‘The Interrupted Sky,’ a book of poems about 9/11, from Gleason’s Gym phenomenon ‘awesome’ David Lawrence
In the 20 years since September 11, 2001, David Lawrence, a highly accomplished writer who also teaches the brutal art of boxing at Gleason’s Gym in DUMBO, has produced thousands of poems published in hundreds of books and magazines.
Roughly 50 of his poems on the topic of 9/11 have now been gathered in the book The Interrupted Sky (Cyberwit.net, 2021, available on Amazon.com).
For anyone not familiar with former pro boxer “Awesome” Lawrence, The Interrupted Sky is a mesmerizing introduction to his uncensored, stream-of-consciousness, sometimes politically incorrect, often brilliant writing.
Lawrence chose the prose-poem form to make his work more accessible, he told the Brooklyn Eagle. For those of us who lived through the day’s horror, Lawrence’s poems are triggering: the towers are still smoldering and people are still jumping and falling. Like an old-time recording machine that captured sound waves in wax and faithfully reproduced them when played with a needle, Lawrence’s poetry captures and transmits the instant raw emotions of a witness to the crime. You don’t so much read the poems; you mainline confusion, sorrow, pain and anger.
“I wrote about September 11 because I was going downtown on the bus that day and I saw the first plane crash into the building,” he said. “And it so startled me that humanity could be so cruel to each other that I felt I wanted to make this permanent. I’m putting 9/11 in stone, like Mount Rushmore, and I’m leaving it for future generations.”
In The Interrupted Sky’s preface, Lawrence writes, “Do I still think about the Towers falling every day? No, I am not so loyal. I promised I would but I didn’t.”
But he remembers them in his poems. He stays loyal, and makes us loyal, too.
In “Ground Zero,” Lawrence writes:
I can’t understand the horror of leaping from fire into absent particles. Disappearance is a traverse into a borrowed world.
I try to think of the diving corpses every day. I try to drag the dead back into the almost living just to shame their killers…”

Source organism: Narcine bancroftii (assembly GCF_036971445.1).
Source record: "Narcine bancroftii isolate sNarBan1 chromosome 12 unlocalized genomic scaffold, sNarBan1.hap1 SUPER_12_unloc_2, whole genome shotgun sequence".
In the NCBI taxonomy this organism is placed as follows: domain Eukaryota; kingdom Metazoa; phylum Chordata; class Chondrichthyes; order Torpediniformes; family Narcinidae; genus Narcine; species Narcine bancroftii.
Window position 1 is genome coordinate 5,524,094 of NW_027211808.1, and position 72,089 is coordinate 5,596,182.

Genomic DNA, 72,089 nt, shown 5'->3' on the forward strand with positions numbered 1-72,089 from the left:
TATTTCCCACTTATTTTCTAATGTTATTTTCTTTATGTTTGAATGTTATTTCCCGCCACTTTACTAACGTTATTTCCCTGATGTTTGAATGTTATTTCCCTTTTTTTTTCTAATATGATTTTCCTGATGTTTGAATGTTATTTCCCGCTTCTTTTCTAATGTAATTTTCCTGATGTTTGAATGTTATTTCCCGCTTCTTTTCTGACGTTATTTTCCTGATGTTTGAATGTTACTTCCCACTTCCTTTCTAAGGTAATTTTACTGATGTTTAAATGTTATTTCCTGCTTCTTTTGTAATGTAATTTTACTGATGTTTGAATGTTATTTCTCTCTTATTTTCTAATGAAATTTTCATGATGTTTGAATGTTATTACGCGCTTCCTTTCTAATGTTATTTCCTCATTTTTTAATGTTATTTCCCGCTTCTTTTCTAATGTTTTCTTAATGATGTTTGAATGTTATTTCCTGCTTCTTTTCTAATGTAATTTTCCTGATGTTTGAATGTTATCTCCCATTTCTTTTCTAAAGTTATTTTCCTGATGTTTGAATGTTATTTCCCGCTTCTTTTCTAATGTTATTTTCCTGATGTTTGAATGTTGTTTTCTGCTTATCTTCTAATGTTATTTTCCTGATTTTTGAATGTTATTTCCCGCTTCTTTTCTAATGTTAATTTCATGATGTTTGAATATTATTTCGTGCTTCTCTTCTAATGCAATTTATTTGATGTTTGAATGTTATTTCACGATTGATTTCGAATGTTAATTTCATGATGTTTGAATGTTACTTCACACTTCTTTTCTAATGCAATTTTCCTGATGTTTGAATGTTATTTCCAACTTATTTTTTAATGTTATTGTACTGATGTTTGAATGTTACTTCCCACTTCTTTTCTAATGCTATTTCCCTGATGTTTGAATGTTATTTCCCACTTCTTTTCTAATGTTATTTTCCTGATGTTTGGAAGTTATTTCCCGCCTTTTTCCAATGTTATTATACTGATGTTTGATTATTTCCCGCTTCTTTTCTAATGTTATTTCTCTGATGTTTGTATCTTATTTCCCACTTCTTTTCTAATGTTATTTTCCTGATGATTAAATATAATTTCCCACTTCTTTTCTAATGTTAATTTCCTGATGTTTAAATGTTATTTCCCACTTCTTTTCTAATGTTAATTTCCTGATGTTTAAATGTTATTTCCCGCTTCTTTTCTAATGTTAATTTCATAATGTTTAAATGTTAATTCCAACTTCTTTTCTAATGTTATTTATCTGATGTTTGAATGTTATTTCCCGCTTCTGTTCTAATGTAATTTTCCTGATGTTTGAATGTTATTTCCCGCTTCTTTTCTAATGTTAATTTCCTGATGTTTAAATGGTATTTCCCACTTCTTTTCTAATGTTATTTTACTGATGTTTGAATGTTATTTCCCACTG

Lawrence writes of those chased by fire to their brief but infinite falls. He has timed how long their final trips took. Death is a constant presence, along with a thirst to make things right, to catch those falling, and, failing that, revenge. In Eat a Piece of Life he writes:
If I were falling down from the World Trade Towers would I bite the air and try to eat a piece of life to extend my pain into an infinite moment,
Or would I bite my gums and try to keep out the breath that lets me wallow in my upcoming death? I am in God’s, the dentist’s, waiting room.
Would I shake hands with the woman falling next to me or would I take a China tea set out of my pockets and eat scones from the St. Regis while we discussed the education of our children?
And how to keep them from falling, falling, like their parents, us, into the trap of allowing violence to drop its weight into America?
Would I tell the falling ladies that the best defense is offense before we hit the other world of the sidewalk and put our ears into our silent deaths?
Riches to rags
Lawrence has lived a multitude of lives. He was once a professor at Hunter College, with a Ph.D. in literature. He was a Wall Street multimillionaire, spending hundreds of thousands of dollars on larks and gifting enormous sums to troubled employees. “I didn’t care. I had enough money,” he told the Brooklyn Eagle.